Performance / Value
For my performance comparison I am using an n-queens solution because it does a good job of maxing out compute performance.
All these options scale in such a way that memory should never be an issue if you're only running Node, which makes it a bit of a moot point.
I would loved to have loved to do a response time comparison of these services, as that would be the other critical element, but that will have to wait for another day.
Note: because this only includes runs for
n values up to 14, it favors the lower powered instances. If we were to scale this up to high
n values we would see the multi-core VMs pull ahead even more.
This value graph is really the meat of my research. Admittedly this is a very specific use case, with many other elements to factor in, but I think we can draw some reasonable conclusions.
Use the smallest instance that works, and scale horizontally.: The value of the smaller instances is better across the board, no matter which service you are using.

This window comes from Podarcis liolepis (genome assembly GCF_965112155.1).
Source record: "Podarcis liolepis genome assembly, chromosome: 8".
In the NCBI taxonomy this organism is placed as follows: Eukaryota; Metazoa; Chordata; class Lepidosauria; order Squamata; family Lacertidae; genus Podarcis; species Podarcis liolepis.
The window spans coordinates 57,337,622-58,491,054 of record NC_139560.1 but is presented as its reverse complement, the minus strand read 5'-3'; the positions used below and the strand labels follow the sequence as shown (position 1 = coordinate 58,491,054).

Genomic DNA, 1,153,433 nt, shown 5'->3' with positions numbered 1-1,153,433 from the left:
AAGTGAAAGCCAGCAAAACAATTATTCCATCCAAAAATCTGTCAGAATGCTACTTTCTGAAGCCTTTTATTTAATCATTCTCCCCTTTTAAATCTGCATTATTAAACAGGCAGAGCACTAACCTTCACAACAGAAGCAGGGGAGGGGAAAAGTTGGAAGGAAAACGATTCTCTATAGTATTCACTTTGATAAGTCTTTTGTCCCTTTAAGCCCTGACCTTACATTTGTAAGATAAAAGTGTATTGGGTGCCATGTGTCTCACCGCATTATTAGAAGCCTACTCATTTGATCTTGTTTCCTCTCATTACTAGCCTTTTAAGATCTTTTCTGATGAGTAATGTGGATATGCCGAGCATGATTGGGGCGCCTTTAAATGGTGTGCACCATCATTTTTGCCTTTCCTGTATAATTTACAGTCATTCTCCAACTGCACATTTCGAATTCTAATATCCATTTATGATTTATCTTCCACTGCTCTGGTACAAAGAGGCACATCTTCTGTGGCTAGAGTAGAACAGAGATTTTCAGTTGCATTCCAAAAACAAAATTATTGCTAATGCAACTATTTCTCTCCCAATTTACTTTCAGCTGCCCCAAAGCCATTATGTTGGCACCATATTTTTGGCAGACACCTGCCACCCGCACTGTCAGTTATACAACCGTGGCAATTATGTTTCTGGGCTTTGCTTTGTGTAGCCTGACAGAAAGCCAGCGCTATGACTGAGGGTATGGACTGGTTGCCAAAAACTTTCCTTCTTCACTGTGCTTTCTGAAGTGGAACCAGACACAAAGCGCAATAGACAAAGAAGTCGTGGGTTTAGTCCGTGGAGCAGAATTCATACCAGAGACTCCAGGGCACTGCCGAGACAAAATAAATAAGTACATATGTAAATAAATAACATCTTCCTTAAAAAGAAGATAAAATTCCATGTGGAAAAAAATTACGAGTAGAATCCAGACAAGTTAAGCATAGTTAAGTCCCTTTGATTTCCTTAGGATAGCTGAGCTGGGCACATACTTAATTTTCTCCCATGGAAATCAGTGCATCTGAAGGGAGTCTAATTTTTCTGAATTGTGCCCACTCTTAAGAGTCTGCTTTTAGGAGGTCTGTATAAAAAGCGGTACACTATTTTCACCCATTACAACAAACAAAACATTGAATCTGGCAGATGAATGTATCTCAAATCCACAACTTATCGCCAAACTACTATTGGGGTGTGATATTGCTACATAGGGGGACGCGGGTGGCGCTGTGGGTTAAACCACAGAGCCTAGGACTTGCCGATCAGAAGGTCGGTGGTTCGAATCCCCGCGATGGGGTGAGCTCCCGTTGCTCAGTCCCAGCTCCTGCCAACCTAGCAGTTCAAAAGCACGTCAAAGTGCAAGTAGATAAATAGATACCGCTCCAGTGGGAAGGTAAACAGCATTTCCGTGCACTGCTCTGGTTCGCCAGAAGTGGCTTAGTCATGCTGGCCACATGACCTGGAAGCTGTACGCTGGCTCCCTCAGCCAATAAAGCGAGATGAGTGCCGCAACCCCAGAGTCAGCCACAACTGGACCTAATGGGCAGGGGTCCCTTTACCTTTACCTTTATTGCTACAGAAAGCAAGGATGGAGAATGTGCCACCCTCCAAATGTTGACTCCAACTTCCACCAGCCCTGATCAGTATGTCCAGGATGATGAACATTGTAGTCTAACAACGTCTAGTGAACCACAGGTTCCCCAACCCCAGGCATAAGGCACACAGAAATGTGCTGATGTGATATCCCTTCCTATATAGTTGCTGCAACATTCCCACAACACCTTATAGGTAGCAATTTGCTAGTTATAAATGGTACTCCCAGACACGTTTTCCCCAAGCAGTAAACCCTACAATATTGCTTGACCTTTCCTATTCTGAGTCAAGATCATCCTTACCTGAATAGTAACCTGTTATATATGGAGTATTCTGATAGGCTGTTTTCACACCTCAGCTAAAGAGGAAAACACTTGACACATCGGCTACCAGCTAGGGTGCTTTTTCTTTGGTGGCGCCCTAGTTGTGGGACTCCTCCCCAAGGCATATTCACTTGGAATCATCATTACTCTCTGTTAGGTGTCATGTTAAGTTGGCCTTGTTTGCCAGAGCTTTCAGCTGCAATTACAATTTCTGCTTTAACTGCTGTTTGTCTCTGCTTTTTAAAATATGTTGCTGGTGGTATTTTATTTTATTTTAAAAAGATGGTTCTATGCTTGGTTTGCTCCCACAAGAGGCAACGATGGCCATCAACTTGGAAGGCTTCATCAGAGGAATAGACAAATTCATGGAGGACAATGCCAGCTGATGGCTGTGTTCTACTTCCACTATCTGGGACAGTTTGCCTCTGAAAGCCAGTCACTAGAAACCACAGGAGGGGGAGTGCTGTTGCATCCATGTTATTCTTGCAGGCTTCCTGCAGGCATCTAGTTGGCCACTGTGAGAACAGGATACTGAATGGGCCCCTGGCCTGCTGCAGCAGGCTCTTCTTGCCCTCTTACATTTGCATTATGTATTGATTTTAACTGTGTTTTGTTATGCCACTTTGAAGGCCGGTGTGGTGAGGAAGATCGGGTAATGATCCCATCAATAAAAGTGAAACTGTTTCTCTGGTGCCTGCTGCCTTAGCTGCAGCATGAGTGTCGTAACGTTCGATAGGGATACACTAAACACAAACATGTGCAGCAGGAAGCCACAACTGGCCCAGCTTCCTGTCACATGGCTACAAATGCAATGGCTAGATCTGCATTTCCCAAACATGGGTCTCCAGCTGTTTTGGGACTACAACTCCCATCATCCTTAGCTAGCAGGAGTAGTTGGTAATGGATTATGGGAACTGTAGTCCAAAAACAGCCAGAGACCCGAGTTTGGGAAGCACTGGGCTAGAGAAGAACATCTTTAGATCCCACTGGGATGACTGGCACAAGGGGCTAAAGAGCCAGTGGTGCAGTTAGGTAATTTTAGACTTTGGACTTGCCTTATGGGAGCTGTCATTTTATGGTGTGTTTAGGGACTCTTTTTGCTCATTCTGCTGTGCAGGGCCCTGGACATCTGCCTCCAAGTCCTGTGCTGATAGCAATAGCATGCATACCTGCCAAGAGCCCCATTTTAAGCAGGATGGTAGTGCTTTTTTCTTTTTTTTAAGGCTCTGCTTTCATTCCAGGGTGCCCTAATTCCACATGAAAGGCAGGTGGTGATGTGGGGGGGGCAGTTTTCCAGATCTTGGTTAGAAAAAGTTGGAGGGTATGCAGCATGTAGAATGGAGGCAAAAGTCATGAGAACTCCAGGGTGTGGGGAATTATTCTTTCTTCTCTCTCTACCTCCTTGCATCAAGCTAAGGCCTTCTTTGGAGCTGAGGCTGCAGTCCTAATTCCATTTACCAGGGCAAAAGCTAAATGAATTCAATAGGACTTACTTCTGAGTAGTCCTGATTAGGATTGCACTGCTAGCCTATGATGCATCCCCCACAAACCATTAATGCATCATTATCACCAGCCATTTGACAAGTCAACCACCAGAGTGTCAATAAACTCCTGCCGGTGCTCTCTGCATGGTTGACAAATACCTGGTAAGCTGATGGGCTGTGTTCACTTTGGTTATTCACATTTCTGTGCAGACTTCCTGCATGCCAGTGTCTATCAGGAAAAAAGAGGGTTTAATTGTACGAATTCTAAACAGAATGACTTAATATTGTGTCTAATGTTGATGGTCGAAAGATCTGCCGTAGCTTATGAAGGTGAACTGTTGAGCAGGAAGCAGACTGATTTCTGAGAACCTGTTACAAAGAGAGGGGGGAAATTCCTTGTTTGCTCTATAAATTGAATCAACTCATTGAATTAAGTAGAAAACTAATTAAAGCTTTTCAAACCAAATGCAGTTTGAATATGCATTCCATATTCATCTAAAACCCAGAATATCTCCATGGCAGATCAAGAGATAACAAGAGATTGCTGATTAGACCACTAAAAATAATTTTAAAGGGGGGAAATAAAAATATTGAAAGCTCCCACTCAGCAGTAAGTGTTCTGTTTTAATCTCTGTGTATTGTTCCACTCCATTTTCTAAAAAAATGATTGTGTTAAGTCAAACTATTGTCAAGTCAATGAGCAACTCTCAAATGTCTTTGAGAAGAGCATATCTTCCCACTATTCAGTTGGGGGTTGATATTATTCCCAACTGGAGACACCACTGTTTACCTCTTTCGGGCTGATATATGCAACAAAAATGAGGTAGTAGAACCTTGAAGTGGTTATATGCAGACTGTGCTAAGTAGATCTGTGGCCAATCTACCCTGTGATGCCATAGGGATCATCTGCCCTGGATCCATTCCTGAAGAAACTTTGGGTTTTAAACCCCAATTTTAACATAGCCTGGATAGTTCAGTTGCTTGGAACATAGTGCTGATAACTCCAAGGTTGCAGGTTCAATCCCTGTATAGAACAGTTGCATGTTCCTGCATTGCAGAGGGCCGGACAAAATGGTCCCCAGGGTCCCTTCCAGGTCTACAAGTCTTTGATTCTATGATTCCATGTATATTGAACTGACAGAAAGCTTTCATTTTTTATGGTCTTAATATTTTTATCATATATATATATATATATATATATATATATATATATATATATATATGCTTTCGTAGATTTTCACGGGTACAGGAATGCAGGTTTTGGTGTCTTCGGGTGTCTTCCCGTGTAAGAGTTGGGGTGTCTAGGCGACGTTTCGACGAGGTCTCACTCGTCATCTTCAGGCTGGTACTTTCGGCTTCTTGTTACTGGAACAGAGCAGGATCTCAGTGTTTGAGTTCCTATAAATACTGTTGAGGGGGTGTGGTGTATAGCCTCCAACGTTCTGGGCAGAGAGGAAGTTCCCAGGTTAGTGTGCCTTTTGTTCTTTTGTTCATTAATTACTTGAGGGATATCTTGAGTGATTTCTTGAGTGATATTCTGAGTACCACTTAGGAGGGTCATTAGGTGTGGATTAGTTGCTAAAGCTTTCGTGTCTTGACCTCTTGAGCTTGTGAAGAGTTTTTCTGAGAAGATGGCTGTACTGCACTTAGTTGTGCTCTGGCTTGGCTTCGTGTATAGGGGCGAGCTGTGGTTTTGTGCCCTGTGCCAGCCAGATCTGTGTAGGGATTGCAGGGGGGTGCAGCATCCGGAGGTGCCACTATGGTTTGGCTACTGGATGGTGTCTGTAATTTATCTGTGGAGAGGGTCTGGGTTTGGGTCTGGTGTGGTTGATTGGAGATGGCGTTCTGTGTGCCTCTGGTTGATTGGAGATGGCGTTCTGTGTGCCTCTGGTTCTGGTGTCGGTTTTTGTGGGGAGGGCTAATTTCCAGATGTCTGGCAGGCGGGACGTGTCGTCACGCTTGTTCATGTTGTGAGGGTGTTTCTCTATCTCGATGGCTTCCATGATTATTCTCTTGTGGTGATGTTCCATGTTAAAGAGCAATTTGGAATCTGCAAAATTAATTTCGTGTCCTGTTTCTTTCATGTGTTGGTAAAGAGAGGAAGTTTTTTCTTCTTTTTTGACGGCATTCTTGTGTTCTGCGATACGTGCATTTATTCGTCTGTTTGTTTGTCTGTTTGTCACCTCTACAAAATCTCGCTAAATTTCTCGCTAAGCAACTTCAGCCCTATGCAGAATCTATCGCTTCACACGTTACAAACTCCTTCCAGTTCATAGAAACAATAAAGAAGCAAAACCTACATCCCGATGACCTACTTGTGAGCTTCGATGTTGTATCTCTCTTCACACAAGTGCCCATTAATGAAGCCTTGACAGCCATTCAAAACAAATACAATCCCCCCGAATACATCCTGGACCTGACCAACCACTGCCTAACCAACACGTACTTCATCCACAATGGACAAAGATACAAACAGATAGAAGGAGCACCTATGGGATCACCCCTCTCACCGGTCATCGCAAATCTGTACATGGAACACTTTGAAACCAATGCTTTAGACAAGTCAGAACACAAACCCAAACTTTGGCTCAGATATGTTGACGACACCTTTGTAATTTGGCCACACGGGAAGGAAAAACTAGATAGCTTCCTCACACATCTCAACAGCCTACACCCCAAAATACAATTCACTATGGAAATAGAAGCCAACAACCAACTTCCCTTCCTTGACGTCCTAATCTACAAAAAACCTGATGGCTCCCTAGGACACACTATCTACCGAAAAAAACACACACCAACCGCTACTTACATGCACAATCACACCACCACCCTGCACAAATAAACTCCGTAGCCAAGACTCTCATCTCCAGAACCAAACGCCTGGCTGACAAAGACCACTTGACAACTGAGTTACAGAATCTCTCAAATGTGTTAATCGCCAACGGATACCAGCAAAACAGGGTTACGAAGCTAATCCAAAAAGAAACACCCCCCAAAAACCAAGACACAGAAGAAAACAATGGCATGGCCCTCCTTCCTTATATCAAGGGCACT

Think twice before using PaaS: They really are quite a bit more expensive, especially if you're hosting multiple services.
If you want to host a small site that will not be getting a huge amount of traffic, and are okay with getting your hands a little dirty with command line and nginx, Digital Ocean is an absolute steal at $5/month. Additionally, you have full control over your machine and can host multiple services.
Heroku is a fantastic option if your app fits their platform. They are free for single instance apps, which is hard to beat, but unlike Digital Ocean you'll have to host your database elsewhere. They can also turn out serious performance when necessary.
AWS is the big leagues. They offer the best value by far, especially if you're willing to commit and prepay. They also have an incredibly deep pool of other services to ensure that they can meet any kind of scalability need you're likely to encounter.
Google is still catching up to Amazon overall, but they have some specific advantages that are compelling.
Lastly we have poor Azure, which doesn't have much to offer compared to it's bretheren.